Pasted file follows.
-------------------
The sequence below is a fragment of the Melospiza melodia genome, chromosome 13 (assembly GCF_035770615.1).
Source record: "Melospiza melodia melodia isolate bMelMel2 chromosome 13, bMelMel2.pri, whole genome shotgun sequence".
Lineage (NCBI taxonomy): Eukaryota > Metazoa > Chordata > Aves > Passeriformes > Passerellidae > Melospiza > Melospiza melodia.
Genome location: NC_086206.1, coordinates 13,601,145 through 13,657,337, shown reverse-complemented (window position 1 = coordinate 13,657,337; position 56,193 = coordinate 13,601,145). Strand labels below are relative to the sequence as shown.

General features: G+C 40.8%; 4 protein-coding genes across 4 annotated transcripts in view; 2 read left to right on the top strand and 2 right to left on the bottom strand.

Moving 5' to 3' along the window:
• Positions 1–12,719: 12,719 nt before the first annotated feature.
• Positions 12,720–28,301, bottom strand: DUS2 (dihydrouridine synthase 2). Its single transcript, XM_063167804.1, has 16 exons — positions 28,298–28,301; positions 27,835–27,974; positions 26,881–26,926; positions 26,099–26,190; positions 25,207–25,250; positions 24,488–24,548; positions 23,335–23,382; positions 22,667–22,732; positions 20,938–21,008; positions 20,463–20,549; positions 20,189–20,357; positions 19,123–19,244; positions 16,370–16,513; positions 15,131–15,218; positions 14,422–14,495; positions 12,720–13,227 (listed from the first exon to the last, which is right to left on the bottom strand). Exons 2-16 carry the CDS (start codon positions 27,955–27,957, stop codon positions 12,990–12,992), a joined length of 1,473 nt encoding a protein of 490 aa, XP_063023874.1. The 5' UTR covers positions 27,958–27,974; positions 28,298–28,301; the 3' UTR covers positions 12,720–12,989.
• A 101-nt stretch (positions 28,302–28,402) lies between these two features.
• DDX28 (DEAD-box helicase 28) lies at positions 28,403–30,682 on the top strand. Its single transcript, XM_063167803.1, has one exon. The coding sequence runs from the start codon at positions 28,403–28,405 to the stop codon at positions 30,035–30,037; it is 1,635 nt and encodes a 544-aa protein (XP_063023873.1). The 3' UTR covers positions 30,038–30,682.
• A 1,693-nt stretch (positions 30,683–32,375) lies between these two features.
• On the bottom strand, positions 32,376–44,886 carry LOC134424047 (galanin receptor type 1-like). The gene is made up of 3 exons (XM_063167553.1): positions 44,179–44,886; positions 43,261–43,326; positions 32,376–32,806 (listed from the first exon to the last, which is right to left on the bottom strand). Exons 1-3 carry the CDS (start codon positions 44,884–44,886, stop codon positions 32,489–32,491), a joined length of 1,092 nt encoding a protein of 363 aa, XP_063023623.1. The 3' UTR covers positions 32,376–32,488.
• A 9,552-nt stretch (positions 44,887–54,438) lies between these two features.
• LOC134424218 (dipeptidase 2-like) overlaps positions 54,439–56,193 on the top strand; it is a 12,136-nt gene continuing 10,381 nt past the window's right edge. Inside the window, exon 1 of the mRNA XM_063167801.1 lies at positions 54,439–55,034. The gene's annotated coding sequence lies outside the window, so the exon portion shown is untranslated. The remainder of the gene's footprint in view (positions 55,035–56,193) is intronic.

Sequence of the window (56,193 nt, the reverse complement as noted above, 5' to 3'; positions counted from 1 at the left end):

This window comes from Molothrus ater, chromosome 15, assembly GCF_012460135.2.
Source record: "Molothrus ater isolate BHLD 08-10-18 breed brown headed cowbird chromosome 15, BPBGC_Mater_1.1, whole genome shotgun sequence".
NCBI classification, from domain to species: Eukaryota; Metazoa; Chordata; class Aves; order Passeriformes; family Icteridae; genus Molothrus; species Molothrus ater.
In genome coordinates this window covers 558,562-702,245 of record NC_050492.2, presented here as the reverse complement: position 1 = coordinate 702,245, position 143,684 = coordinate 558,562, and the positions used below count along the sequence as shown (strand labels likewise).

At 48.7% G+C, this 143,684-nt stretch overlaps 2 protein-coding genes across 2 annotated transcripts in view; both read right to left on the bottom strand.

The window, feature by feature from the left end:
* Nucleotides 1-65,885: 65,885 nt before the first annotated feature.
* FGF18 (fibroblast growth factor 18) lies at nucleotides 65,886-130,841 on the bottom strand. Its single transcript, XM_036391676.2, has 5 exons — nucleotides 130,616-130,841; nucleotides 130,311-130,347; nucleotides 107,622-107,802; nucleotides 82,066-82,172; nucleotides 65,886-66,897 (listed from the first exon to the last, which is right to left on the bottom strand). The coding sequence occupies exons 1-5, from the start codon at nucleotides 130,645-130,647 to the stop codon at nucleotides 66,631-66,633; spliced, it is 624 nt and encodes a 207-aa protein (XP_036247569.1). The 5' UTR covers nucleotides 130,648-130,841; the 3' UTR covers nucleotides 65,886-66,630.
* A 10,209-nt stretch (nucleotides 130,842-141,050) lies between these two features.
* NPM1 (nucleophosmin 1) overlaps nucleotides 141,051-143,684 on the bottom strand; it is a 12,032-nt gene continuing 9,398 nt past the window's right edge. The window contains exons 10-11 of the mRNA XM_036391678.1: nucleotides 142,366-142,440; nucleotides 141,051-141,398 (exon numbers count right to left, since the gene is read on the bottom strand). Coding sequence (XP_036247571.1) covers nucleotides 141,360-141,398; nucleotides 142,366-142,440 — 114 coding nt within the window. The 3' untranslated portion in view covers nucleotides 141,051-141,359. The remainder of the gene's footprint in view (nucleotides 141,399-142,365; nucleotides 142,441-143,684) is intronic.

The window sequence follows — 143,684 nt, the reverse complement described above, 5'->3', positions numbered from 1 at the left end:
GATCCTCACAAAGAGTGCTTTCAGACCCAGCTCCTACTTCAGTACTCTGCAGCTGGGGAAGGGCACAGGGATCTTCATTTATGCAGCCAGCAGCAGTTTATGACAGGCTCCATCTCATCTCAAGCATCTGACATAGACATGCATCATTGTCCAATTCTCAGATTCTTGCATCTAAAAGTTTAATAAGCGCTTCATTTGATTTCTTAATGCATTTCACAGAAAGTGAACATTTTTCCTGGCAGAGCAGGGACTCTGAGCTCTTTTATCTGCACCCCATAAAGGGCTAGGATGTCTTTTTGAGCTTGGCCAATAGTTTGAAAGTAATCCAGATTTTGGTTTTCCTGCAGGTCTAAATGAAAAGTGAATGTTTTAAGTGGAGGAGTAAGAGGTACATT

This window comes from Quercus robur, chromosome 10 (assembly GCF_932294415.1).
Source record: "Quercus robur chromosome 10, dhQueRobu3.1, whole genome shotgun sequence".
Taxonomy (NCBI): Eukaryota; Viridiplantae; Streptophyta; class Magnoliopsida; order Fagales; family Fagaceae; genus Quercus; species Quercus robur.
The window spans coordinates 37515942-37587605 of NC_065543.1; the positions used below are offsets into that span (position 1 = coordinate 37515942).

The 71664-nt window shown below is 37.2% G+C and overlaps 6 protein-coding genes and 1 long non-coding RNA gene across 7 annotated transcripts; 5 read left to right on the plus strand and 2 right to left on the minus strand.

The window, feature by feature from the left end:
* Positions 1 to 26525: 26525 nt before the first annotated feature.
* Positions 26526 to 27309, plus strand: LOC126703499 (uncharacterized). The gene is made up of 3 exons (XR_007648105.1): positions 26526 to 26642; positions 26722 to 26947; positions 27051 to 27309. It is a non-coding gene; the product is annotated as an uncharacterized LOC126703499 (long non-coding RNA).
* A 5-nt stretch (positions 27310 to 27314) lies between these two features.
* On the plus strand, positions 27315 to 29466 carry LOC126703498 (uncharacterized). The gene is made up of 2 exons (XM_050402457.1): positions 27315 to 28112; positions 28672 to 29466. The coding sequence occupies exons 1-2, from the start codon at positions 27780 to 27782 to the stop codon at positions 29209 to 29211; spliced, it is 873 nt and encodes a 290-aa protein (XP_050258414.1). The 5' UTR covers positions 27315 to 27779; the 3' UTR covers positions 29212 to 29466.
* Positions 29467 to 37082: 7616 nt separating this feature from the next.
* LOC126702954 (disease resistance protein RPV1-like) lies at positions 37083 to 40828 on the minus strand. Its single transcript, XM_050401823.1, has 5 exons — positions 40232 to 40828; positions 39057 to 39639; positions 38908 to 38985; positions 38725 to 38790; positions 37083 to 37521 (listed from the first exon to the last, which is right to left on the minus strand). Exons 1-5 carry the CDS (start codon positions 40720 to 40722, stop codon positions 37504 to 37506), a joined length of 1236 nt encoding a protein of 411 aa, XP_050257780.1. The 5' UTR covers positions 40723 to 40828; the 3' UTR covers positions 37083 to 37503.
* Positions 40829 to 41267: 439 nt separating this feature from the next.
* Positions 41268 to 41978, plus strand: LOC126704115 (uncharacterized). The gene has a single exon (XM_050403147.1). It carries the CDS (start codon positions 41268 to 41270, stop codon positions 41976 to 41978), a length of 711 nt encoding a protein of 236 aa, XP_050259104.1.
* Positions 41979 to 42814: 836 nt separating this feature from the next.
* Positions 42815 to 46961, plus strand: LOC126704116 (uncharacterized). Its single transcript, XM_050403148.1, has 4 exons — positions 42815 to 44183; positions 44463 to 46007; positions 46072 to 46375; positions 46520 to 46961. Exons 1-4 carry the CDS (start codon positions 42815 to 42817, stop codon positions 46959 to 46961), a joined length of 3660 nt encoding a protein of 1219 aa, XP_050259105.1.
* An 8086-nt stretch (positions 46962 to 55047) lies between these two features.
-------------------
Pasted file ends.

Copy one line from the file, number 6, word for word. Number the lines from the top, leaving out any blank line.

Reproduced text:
Moving 5' to 3' along the window: